Located on the hills of Settignano, overlooking the city of Florence and the Arno valley, the Gamberaia is first mentioned in documents of the late 1300s, when a farmhouse on this site belonged to the Convent of S. Martino a Mensola. In the early 1400s it became the property of Matteo di Domenico, who adopted the surname Gamberelli. Two of his sons, Bernardo and Antonio Rossellino, were among the most important architects and sculptors of the time. The name of the family and villa probably derives from gamberi (crayfish), farmed in fresh-water ponds in the area.
At the beginning of the 1600s, Zanobi Lapi, a wealthy and cultivated Florentine merchant, who had made his fortune in luxury textiles, purchased the villa and began building the main house, in part on preexisting foundations. He and his two nephews also laid out the main areas of the gardens and system of fountains. A century later the property, which by now counted some fifteen farm houses, passed into the hands of the marchesi Capponi. Following their renovations, it soon became known as one of the most beautiful villas of Florence. In the estate map (c.1725-30) and in the etchings by Giuseppe Zocchi (c.1744), one can make out its distinctive elements: the two parallel north-south axes of the cypress-lined entrance road and bowling-green, the perpendicular east-west axis of the cabinet de rocaille, flanked by the boschetti or ilex woods, the upper terrace with its lemon house and garden, and at the south end an elaborate French-style parterre, complete with aviary and rabbit island. Statues, busts of the four seasons, and urns adorned the grottoes and garden walls.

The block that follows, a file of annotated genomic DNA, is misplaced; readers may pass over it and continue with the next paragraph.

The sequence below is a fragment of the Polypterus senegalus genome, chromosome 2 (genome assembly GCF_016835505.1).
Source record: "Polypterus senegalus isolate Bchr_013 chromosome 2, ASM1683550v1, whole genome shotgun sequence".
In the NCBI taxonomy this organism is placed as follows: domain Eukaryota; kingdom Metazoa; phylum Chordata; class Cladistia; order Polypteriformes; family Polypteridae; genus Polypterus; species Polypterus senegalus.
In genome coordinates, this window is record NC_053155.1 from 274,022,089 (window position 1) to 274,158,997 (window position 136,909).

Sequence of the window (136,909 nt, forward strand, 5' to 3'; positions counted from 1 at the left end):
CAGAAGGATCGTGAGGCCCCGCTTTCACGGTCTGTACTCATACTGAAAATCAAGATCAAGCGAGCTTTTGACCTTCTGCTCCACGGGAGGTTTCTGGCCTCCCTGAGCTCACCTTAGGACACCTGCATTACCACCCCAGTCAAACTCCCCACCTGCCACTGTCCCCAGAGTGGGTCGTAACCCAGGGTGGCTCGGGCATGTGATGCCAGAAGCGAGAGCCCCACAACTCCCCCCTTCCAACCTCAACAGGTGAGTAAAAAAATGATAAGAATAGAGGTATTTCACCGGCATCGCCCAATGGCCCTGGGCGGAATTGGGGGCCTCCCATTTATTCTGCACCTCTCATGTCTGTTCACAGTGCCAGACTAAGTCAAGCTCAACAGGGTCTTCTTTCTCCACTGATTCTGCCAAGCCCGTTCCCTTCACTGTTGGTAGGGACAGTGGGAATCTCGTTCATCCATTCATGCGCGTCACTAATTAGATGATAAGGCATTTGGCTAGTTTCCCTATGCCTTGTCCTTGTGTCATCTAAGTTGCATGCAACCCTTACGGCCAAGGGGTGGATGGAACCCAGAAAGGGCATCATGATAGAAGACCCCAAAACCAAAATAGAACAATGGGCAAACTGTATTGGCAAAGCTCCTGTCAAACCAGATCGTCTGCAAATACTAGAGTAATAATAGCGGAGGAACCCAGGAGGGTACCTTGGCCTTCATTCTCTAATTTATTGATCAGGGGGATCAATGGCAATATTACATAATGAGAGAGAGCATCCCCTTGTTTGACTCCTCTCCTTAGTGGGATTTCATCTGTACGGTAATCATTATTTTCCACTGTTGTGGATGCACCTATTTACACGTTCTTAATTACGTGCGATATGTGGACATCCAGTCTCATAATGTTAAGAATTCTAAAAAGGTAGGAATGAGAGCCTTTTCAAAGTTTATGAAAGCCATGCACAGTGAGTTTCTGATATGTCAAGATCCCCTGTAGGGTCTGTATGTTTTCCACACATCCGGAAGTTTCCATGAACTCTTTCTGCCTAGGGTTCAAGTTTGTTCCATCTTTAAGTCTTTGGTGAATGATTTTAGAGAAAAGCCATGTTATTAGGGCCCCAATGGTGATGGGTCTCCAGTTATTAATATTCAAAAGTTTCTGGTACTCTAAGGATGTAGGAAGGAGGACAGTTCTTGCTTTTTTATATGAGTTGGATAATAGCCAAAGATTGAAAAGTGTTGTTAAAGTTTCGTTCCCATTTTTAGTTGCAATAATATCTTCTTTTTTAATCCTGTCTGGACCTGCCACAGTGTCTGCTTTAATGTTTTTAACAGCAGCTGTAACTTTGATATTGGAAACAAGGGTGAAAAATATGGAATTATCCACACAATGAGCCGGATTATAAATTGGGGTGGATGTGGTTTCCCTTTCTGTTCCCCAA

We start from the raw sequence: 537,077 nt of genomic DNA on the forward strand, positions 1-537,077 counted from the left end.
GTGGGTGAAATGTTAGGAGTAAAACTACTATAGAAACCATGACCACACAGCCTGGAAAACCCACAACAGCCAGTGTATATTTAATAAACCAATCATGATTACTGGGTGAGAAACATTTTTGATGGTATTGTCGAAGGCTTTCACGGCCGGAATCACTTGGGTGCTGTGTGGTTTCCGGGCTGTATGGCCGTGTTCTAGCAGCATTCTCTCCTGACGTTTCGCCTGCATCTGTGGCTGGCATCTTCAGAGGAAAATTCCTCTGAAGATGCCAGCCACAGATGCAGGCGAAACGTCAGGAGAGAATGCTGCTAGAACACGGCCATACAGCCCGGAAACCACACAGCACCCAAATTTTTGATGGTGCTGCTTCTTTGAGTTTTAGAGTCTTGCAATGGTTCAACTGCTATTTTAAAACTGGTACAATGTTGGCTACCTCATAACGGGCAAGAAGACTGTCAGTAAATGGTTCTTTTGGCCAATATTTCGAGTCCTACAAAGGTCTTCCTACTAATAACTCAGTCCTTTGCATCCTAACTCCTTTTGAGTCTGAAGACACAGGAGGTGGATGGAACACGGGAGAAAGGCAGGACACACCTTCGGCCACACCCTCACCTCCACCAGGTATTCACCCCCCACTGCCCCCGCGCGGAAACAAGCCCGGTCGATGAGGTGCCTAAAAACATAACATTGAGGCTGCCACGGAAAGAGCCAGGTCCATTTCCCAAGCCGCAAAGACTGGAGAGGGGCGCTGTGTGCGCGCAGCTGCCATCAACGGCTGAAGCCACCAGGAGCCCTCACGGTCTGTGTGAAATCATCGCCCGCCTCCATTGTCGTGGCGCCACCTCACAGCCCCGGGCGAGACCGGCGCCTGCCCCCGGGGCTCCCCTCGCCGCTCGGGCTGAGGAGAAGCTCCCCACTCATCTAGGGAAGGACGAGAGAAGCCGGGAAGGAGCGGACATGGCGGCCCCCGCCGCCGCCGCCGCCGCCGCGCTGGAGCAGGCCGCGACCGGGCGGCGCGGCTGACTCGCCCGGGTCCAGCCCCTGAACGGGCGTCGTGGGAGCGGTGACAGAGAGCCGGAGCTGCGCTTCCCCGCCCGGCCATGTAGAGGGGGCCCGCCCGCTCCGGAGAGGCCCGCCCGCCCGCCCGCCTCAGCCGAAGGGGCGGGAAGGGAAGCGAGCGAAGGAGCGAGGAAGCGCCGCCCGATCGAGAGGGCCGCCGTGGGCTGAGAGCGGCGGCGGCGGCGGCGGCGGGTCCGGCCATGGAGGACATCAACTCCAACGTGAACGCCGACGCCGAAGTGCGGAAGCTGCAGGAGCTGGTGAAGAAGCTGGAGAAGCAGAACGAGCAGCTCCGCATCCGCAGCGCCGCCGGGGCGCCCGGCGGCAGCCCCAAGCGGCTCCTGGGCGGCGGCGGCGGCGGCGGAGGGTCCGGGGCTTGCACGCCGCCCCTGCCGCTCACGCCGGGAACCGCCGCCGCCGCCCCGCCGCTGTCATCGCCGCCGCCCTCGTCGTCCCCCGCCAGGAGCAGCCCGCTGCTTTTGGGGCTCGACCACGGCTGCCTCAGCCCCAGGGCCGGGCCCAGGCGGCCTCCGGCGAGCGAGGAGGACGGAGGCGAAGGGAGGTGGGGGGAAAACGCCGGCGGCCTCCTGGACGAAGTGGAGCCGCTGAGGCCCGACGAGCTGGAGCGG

The last, and only modern, intervention in the gardens was the transformation of what remained of the old parterre to the south of the villa by two talented women owners: the Romanian Princess Catherine Jeanne Ghyka, née Kesko, sister of Queen Nathalie of Serbia, who designed the celebrated parterre d’eau (begun 1896-98), and the American-born Matilda Cass Ledyard, Baroness von Ketteler, who gave it the predominantly evergreen and architectonic character that we still see today (c.1925-1935).
Following the partial destruction of the villa during the Second World War, the Gamberaia was acquired in 1954 by Marcello Marchi, whose family had founded important Italian industries and owned other historic properties in Tuscany. Thanks to him and his wife, Nerina von Erdberg, an extensive restoration of the house and the gardens was carefully carried out, immortalised in the photographs of Balthazar Korab (1966). In 1994 the Villa passed to his daughter Franca (†1998) and her husband Luigi Zalum, who has continued the work of conservation and restoration. The Zalum family, noted for its mercantile and banking activities in Livorno since the early eighteenth century, traces its origins to the Serbian principality of Zahlum (now Herzegovina).
Today the Gamberaia continues to attract visitors throughout the year: artists and landscape architects, film makers, and garden lovers from all continents. Prince Charles, well-known for his interests in horticulture, has visited the gardens with Princess Diana, and the villa is a favorite destination of Queen Beatrix of Holland and other members of the royal houses of Europe.